Wednesday, November 16, 2005

Extended List Day: 36 Memories from Primary Education, Part II of III

Fifth Grade

13) I had Mr. Ferris in fifth grade, and once had to write a 250-word punishment for talking when I wasn't supposed to. That was the only one I ever got, even though he handed them out like candy. I had Language Arts and Science with Mrs. Nicholson. In science class, we had footprint-shaped plastic terrariums where we grew seeds and farmed aphids. My terrarium always ended up moldy and dead. Mrs. Nicholson's class was a split class of fith graders and sixth graders from the Talented and Gifted program, which meant she pretty much ignored one half of the class while teaching the other. I developed a crush on a pretty sixth grader who liked playing computer games. How hot is that?

14) I started playing the cornet/trumpet in fifth grade and continued to do after-school gymnastics in the gymnasium / auditorium that constantly smelled like feet. That's what you get when you have a hundred kids exercising barefoot in a carpeted room. I could barely do 1 pull-up, but I was in the one-hundredth percentile on the sit-and-reach. Sit-and-reach was my bitch. That was the result of all the gymnastics with rugrats like Shawna Johnson and Jennie Dennis.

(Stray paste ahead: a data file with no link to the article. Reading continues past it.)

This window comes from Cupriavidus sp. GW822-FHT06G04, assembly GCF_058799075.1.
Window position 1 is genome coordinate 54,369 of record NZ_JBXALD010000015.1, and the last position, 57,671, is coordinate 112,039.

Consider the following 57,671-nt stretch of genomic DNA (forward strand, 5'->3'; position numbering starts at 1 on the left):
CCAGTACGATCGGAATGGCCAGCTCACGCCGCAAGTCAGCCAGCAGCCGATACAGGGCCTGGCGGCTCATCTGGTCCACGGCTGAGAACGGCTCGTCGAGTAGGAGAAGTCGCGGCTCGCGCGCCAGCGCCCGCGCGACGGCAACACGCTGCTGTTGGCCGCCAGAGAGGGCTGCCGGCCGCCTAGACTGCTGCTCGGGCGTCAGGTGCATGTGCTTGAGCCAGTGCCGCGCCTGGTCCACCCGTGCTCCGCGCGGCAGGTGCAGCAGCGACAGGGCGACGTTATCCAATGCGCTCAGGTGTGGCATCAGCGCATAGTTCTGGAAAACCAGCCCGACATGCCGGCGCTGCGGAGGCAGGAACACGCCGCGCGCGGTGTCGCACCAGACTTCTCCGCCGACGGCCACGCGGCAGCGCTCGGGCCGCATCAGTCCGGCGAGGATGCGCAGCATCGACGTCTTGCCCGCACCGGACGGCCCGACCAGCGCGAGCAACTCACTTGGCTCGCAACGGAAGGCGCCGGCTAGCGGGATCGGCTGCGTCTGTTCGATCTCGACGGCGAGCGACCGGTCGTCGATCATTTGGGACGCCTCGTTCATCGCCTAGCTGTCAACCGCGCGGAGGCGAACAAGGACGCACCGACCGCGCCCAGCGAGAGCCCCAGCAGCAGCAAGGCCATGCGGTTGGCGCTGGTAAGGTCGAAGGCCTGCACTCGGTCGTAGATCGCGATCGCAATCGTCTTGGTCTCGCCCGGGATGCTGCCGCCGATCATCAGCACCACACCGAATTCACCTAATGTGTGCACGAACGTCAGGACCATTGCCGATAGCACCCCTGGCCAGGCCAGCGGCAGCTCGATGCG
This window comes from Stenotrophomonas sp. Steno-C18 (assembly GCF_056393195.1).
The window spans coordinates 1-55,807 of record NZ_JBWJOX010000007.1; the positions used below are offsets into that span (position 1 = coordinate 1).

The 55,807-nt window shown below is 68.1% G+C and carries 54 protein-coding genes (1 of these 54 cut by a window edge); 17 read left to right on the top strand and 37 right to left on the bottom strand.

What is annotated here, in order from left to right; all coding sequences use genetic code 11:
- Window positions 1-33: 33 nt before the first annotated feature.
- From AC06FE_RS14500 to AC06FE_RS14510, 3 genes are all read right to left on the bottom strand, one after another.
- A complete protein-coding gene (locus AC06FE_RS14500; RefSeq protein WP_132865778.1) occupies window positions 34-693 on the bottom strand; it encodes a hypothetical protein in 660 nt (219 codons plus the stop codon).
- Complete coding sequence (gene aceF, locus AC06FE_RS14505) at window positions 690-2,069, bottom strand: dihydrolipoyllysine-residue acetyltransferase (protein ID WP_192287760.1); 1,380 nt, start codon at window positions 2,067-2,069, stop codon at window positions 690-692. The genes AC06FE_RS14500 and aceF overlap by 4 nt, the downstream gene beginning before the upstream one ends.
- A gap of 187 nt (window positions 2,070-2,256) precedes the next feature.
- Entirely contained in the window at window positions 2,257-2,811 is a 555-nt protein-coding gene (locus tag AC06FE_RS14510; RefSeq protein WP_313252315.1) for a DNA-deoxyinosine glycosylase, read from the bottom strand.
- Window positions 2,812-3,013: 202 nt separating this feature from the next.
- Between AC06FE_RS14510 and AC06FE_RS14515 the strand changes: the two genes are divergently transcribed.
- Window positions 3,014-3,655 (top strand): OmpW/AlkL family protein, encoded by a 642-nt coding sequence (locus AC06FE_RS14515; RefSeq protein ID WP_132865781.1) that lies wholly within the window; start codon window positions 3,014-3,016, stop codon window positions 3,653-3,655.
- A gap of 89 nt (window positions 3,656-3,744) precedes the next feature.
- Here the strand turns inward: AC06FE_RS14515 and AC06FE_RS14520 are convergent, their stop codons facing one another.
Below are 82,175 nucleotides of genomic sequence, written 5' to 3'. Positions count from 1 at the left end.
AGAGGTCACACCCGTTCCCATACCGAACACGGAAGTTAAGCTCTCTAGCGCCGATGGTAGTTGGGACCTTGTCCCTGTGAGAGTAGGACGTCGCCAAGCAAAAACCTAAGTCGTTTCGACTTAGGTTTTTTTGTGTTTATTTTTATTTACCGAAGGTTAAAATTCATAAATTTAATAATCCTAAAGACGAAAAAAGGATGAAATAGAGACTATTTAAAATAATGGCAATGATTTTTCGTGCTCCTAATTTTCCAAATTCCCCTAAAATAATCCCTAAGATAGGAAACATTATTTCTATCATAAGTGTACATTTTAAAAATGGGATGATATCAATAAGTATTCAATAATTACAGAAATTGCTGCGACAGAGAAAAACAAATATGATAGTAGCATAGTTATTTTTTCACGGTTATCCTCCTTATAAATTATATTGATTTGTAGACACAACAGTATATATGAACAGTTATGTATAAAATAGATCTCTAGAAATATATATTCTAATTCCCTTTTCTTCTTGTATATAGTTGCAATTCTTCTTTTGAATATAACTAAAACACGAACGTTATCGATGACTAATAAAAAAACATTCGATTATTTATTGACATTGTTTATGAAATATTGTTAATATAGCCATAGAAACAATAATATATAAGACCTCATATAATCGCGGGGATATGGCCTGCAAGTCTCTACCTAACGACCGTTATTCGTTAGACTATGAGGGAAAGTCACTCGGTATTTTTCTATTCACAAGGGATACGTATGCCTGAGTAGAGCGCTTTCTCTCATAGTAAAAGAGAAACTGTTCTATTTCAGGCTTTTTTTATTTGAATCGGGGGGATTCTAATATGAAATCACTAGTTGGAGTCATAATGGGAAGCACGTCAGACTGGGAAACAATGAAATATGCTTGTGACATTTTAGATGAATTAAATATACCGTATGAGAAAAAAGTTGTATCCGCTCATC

15) One weekend, I was invited to Eli Whitney's birthday party about six blocks away. My dad didn't want to drive the car for that small of a distance, so he gave me a ride on his bike with me squished in the kiddie seat I'd outgrown a couple years beforehand. Kids laughed at me when I rolled up. Actually the kid's name was Eli Soto, but having a friend named Eli Whitney would have been much cooler. This is so far in the past that I can change details as necessary for a better narrative flow.

Sixth Grade